Tarsier’s MoveEye technology is pushing the limits of user-interface with eyewear designed to control computers and TV’s using hand gestures.
This nascent Shoreview startup is operating in a futuristic world, extending far beyond what we do to fundamentally address how we do it.
Using the 3D glasses with embedded stereoscopic cameras combined with sophisticated software, the big picture focus, says co-founder and CEO Shafa Wala, is simple: to redefine human-computer interaction.
“It’s an interface for the next 30 years,” explains Wala, “Imagine using an Ipad from the comfort of your couch…only instead of the touching the screen, your entire TV has become the display and there’s no physical touch involved, only hand gestures.”
“MoveEye has the ability to bring computing to the masses in a way no other technology has since the mouse,” he said. “By using depth cues and creative physics, users can manipulate icons, windows, and content as if they were floating in the air.”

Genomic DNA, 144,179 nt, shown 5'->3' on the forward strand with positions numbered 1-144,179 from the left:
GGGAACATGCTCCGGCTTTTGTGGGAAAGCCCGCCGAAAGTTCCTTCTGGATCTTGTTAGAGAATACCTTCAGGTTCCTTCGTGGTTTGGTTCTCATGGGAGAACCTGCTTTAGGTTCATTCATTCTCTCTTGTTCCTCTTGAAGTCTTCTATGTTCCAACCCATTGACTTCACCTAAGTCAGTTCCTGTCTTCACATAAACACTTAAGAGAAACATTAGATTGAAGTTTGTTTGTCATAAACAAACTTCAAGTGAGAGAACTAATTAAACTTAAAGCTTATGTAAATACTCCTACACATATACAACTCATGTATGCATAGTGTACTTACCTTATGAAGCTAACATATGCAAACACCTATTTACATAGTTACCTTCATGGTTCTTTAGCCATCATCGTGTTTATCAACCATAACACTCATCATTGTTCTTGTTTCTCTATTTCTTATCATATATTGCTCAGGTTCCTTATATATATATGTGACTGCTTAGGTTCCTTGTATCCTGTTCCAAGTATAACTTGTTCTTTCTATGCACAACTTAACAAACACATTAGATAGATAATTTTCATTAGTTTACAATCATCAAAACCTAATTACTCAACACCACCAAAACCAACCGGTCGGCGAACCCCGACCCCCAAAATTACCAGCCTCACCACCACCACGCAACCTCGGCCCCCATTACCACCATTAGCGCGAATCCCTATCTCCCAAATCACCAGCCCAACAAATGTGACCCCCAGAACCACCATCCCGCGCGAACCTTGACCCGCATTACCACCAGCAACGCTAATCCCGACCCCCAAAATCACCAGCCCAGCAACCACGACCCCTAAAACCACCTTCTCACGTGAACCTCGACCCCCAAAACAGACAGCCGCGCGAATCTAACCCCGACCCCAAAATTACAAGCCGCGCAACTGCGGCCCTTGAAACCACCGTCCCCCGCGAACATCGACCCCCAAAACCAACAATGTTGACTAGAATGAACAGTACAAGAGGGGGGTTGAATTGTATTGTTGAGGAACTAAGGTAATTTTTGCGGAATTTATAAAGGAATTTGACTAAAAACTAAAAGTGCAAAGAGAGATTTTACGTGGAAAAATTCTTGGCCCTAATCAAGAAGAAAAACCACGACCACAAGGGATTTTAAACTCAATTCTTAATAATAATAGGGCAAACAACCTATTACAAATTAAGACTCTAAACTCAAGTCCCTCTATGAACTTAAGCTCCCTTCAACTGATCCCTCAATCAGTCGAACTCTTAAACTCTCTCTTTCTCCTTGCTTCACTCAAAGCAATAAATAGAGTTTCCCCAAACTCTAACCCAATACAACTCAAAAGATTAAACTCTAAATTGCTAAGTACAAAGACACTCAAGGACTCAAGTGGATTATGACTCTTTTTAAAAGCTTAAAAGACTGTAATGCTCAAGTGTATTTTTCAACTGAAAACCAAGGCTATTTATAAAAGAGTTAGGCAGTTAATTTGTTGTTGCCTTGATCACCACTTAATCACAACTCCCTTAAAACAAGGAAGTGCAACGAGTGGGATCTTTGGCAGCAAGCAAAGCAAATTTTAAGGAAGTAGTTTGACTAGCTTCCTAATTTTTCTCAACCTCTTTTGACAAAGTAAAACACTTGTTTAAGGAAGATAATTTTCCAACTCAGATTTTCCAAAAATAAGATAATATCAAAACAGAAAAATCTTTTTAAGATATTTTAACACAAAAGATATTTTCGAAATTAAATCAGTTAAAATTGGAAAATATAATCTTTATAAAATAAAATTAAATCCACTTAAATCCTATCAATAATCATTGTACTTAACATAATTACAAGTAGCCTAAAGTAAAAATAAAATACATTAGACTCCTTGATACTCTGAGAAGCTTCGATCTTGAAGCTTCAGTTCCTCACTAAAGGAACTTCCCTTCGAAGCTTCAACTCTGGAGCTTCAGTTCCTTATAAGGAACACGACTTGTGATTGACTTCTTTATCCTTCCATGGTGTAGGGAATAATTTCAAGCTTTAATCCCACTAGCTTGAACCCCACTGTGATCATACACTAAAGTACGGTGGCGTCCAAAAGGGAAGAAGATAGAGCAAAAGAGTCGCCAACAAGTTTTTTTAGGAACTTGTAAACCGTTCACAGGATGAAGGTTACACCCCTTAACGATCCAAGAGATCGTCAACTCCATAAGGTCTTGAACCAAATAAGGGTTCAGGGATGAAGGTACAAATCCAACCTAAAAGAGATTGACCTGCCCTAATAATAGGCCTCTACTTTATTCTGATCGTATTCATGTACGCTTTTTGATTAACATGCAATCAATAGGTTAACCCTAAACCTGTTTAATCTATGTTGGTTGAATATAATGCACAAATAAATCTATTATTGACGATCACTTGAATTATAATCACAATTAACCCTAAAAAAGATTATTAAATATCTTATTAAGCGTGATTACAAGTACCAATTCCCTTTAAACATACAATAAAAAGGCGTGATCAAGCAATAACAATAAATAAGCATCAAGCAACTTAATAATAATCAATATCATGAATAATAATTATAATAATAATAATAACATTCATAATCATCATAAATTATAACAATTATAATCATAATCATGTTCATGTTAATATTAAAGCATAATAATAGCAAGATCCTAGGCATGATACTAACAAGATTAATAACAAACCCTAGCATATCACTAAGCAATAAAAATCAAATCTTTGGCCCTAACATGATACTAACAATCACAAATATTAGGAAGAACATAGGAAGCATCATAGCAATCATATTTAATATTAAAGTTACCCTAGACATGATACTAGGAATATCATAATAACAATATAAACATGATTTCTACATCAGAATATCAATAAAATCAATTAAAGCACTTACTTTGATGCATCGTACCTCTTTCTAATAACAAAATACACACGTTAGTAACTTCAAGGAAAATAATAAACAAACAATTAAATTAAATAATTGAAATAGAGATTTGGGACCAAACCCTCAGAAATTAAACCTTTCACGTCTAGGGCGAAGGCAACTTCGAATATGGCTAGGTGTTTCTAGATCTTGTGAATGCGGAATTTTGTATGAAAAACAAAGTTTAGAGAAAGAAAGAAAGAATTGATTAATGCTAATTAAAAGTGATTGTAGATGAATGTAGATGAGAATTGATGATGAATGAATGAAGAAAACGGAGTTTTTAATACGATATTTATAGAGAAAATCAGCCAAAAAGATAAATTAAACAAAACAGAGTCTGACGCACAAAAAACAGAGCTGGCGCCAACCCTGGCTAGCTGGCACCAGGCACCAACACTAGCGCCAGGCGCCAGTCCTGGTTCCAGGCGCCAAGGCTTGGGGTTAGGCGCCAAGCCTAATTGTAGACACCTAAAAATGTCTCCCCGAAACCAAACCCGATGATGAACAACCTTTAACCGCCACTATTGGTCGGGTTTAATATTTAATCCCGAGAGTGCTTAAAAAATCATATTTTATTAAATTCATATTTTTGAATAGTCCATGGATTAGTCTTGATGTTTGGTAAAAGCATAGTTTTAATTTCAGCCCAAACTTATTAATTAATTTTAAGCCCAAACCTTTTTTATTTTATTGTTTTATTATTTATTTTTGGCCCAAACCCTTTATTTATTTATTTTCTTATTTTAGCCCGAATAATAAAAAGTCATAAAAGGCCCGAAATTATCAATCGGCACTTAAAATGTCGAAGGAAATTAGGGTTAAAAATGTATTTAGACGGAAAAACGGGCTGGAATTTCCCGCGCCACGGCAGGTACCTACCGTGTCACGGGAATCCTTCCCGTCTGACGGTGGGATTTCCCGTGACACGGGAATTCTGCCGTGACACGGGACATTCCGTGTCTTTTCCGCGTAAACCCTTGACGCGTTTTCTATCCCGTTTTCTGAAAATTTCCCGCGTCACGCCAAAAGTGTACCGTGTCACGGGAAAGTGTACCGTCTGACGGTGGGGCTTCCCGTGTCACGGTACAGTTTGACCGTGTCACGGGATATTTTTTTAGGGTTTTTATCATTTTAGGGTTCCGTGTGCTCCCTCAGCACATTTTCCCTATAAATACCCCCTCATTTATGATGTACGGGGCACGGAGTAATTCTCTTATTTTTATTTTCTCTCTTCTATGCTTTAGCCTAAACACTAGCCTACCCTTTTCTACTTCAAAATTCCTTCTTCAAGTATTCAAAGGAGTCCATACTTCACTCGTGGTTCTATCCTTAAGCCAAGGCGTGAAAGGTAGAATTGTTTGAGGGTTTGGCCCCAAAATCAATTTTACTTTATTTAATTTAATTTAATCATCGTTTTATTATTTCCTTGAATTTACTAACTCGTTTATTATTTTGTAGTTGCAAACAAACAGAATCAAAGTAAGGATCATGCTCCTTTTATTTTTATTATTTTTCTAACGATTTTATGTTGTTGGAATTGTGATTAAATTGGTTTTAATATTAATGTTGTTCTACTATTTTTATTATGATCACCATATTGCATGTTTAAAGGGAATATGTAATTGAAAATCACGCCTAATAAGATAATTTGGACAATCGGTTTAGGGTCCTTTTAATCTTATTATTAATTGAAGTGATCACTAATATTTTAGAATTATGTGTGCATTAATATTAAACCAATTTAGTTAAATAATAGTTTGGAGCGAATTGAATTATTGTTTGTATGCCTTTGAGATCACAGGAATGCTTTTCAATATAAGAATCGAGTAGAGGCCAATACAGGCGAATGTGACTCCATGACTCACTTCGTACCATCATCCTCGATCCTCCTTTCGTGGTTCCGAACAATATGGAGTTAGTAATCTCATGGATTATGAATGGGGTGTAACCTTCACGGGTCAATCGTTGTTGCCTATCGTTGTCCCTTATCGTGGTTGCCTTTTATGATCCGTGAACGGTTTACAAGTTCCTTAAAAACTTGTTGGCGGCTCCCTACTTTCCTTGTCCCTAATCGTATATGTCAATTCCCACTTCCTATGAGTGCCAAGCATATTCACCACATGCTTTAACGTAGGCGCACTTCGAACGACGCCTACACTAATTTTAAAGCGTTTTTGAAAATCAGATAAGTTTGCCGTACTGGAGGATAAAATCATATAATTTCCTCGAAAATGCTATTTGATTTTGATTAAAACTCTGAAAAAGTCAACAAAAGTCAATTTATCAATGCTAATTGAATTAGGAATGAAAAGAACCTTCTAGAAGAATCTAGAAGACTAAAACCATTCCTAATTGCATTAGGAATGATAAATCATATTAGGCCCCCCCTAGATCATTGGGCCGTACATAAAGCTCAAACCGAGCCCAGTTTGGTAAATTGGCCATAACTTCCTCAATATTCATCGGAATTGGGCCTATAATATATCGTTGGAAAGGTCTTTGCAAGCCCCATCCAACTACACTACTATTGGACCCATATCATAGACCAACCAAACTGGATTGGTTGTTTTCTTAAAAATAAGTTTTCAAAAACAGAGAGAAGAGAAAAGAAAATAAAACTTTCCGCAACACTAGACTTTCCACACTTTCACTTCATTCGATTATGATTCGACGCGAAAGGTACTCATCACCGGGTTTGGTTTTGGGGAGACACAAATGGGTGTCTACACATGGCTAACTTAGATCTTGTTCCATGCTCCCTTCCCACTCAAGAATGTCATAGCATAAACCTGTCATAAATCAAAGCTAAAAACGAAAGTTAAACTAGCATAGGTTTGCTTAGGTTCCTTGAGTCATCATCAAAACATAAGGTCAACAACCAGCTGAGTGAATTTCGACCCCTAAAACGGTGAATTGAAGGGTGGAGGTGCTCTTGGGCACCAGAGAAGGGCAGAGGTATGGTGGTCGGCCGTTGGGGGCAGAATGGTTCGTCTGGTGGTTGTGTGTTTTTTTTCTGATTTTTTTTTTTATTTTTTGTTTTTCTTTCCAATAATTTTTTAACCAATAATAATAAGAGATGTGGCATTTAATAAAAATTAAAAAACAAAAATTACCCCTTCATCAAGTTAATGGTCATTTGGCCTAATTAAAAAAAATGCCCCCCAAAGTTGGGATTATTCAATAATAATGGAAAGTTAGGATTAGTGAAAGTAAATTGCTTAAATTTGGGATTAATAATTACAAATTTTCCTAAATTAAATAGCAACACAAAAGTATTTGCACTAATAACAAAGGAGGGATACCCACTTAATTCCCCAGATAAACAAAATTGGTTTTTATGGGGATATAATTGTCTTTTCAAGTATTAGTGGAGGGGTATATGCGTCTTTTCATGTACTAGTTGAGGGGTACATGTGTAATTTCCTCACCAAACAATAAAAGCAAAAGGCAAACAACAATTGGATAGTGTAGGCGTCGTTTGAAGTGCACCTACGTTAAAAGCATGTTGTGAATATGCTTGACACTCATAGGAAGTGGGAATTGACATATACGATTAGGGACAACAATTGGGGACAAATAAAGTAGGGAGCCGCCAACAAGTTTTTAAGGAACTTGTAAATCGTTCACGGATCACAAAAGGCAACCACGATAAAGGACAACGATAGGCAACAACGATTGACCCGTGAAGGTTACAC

It’s as though the core elements of Nintendo Wii and Microsoft Kinect converged with Google’s Goggles.
Considering how TV remains “media portal of choice,” as Wala puts it, he envisions a place in time where the smart screens can live up to their promise with the help of MoveEye’s assistive technology.
The outstanding question mark around MoveEye ultimately comes down to whether or not consumers will be motivated to (a) purchase and (b) actually wear the glasses (regardless of how cool they may seem in concept). Considering that provisional patents have been filed domestically and international IP protection is also in pursuit, Tarsier could very well adapt over the course of time — provided they can stay in the game. That is to say, that even if consumer adoption doesn’t catch, the potential for commercialization still exists.
“Beyond the consumer audience, our business plan further outlines a bigger list of potential commercial applications, including military, healthcare, and gaming,”says Wala.
MoveEye is currently approaching a pre-production prototype stage off just $100k seed funding and considerable boostrapping from the team, which range from undergraduate students to corporate engineers and even support from Nikos Papanikolopoulos.
Tarsier’s target launch for MoveEye, pending adequate capitalization, is by the end of 2014.